The above was basically an effort on my part to put the two "Tutie Tattie's" together, remove the duplicate bits and some of the Alamo stuff and make it a San Jacinto tune; this, because we had two Alamo songs and were in need of a San Jacinto song.

OwlKat - I can't even begin to digest your stuff today. We could likely sit down and spend weeks discussing the Alamo and then months on Texas history followed by years on U.S. history and a lifetime on the rest. In the meantime - I'm just singing a song. Let's hope that the song will conjur up an interest in a given listener to investigate the truth and bring it to the light for others to share.
Meanwhile, I'll just keep on diggin' up songs, singin' em and trying
to make a living. Cheers, you all.


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Subject: RE: happy? - Mar 6 (the Alamo, remember?)
From: Paul Burke
Date: 08 Mar 06 - 03:09 AM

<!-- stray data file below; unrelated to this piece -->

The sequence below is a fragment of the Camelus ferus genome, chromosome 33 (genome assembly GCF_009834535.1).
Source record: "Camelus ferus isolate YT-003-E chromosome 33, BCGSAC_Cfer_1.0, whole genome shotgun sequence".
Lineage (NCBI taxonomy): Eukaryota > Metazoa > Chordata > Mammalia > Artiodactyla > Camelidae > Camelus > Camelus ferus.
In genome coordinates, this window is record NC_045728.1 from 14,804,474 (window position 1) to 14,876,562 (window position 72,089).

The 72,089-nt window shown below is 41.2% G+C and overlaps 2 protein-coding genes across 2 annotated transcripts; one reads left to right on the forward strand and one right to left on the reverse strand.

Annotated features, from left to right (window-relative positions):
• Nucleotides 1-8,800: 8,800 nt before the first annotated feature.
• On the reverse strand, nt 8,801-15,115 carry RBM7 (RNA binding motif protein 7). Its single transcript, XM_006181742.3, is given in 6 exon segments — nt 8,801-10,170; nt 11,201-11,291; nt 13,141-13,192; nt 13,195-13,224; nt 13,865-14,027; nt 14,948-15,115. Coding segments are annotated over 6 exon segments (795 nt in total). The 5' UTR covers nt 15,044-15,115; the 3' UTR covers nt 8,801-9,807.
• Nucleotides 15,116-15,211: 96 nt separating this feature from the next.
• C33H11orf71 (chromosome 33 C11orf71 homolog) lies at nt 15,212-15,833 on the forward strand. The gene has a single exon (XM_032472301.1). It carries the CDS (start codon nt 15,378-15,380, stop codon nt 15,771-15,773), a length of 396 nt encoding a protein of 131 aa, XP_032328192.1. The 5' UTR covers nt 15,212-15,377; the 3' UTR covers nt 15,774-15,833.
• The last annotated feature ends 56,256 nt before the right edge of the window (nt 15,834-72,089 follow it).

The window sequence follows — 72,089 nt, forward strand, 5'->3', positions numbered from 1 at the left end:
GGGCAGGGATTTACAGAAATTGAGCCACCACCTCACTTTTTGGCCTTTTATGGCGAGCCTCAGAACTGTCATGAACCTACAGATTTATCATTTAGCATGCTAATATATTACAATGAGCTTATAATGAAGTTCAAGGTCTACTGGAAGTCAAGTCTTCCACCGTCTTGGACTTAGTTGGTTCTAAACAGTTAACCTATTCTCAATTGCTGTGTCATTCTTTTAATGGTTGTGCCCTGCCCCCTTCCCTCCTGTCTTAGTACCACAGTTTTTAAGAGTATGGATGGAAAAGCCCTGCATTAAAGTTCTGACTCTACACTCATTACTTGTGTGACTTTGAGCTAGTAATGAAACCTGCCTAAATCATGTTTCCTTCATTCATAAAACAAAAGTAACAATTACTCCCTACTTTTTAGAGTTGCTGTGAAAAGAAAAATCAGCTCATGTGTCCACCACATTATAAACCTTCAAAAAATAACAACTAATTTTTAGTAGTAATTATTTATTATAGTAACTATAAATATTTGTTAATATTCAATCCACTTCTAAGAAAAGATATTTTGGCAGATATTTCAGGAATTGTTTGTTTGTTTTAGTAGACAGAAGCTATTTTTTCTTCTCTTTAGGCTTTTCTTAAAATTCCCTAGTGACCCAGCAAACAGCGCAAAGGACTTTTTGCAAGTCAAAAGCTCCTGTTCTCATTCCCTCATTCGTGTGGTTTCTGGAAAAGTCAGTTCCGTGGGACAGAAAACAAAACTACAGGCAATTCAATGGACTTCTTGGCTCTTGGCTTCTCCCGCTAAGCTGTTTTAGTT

I can't guess, Pete, American institutions were often so special. For a British example, the same period too, look up "opium wars".


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Subject: RE: happy? - Mar 6 (the Alamo, remember?)
From: Suffet
Date: 08 Mar 06 - 09:33 PM

Greetings:

I have actually collected over $75 in licensing fees for this song. I guess that makes me a professional songwriter!

MOSES ROSE OF TEXAS
Words: Stephen L. Suffet © 1995
Music: The Yellow Rose of Texas (traditional)

Note: Moses Rose was an immigrant from France who found himself at the Alamo. He was the one person who refused to cross Col. William B. Travis's "line in the sand" and he successfully escaped from the fortified mission on the night before the fateful final battle.

He's Moses Rose of Texas,
And today nobody knows,
He's the one who left the Alamo,
The night before the foe,
Came storming up across the walls,
And killed the men inside,
But Moses Rose of Texas,
Is the one who never died.

When gallant Colonel Travis,
Drew a line down in the sand,
Everyone stepped over,
But one solitary man.
They called him Rose the Coward,
And they called him Yellow Rose,